HDP releases information file on latest wave of attacks

The HDP has released an information file on the violence in Turkey since late July. This is an important dossier which contains detailed information on how the AKP government is attempting to break the HDP’s political power and undermine the peace process. The introduction to the file is below, and you can download the full pdf here.

PEOPLES’ DEMOCRATIC PARTY: FOREIGN AFFAIRS COMMISSION

INFORMATION FILE ON VIOLENCE IN TURKEY

INTRODUCTION

After the General Elections on June 7th 2015, Peoples’ Democratic Party (Halkların Demokratik Partisi or HDP) became one of the most significant political actors in Turkey. In particular, Kurds, socialists, Alawites, Non-Muslim groups, democratic conservatives, social democrats, ecologists and other historically marginalized or oppressed identities in Turkey have supported the HDP in the search for expanded collective rights in Turkey’s political and judiciary system. Continue reading

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Shilan Ozcelik trial begins at the Old Bailey*) in first PKK trial in over a decade

PRESS RELEASE

7 September 2015

 

The trial against Kurdish woman Shilan Ozcelik, who was arrested in January for allegedly attempting to join the Kurdistan Workers Party (PKK), will appear in court on Monday 7 September, 2pm, for the first day of her trial.

The 18 year old was charged with ‘engaging in conduct in preparation to for giving an effect to an intention to commit acts of terrorism’ under section 5 (10) (a) of the Terrorism Act 2006 and has been held on remand in Holloway prison since early March.

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Report from the latest hearing of the trial of Ocalan’s lawyers

Tony Fisher, member of the Law Society’s Human Rights Committee, has written a report after observing the most recent hearing in the case of Abdullah Ocalan’s lawyers, who were arrested in November 2011 following simultaneous police raids across several Turkish cities. The arrest of these 45 lawyers, all of them members of Ocalan’s legal team, formed part of the so-called ‘KCK operations’, in which over 8,000 people have been arrested for alleged membership to the Kurdistan Communities Union, the KCK.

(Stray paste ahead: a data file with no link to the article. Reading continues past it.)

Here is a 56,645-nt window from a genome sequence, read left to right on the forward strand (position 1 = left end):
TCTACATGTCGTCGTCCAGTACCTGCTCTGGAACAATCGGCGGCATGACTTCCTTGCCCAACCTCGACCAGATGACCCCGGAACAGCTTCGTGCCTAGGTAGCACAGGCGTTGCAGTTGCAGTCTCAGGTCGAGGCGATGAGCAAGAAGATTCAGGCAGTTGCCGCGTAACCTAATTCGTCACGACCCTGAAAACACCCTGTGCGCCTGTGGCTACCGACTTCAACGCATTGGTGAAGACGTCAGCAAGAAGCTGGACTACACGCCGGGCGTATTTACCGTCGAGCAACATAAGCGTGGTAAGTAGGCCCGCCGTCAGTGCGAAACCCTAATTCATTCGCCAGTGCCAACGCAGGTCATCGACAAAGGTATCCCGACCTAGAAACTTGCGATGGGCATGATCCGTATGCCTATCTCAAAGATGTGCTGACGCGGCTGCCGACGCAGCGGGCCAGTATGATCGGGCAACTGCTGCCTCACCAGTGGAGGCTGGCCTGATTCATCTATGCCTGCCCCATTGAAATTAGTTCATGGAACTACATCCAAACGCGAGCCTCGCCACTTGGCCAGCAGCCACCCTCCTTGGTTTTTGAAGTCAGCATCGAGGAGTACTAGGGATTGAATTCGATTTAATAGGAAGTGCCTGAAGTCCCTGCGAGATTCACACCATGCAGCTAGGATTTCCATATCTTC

Read a statement from Peace in Kurdistan Campaign and all the lawyers who observed the trial

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North London Greens pledge support for Kurdish autonomy

PRESS RELEASE FROM THE NORTH LONDON GREEN PARTIES

Green Party General Election candidates from six North London constituencies have called for the British Government to lift the ban on the Kurdistan Workers Party (the PKK) and for the PKK to be removed from the list of banned ‘terrorist’ organisations. Speaking at a meeting of North London’s Kurdish community with London Green MEP Jean Lambert, candidates agreed that the PKK poses no threat to the people of Britain. The PKK has never been designated as a terrorist organisation by the United Nations and most European Union governments have not listed it as a terrorist group. The British government has taken a particularly harsh stance, which is closer to that of the US.

From left to right; Michelle, David, Jean, Charlotte, Gordon, Dee, Heather. Photo: Esra Turk

From left to right; Michelle, David, Jean, Charlotte, Gordon, Dee, Heather.
Photo: Esra Turk

‘Kurdish peoples across four Middle Eastern countries have been striving for self-determination and democracy for many years,’ said Dee Searle (candidate for Tottenham), who came into direct contact with Kurdish human rights activists during her years working for Amnesty International. ‘Their bravery and determination left a lasting impression.’ David Flint (candidate for Enfield North), who visited Kurdish areas in Turkey last year, spoke of his positive experiences of Kurdish society. Continue reading

CAMPACC reports on the first of their innovative workshops series on self-determination

CAMPACC has initiated a research and outreach project which aims to critically examine the contradictions between national struggles for self-determination and the global ‘counter -terror’ regime, which has begun with a series of workshops focusing on key case studies – the Kurdish question; the Tamil struggle and the Somali struggle. Below is the report from their first workshop, which includes videos of each of the presentations.

On the 21st February 2015 CAMPACC, in association with SOAS Kurdish Society, hosted the first workshop in a series on Self-determination against the global ‘counter-terror’ regime. This was on the Kurdish liberation struggle. Continue reading

CAMPACC initiates public outreach project on global self-determination struggles

There has been growing conflict between struggles for national self-determination (SD) versus the global ‘counter-terror” regime’ and its effects on diasporic communities.  ‘Anti-terror’ legislation has been used to advance the imperialist agendas of governments and a wider military-industrial-securitisation complex. Their agenda has attacked political organisations (as well as others such as lawyers, investigative journalists, publishers) that are perceived to be linked with SD struggles.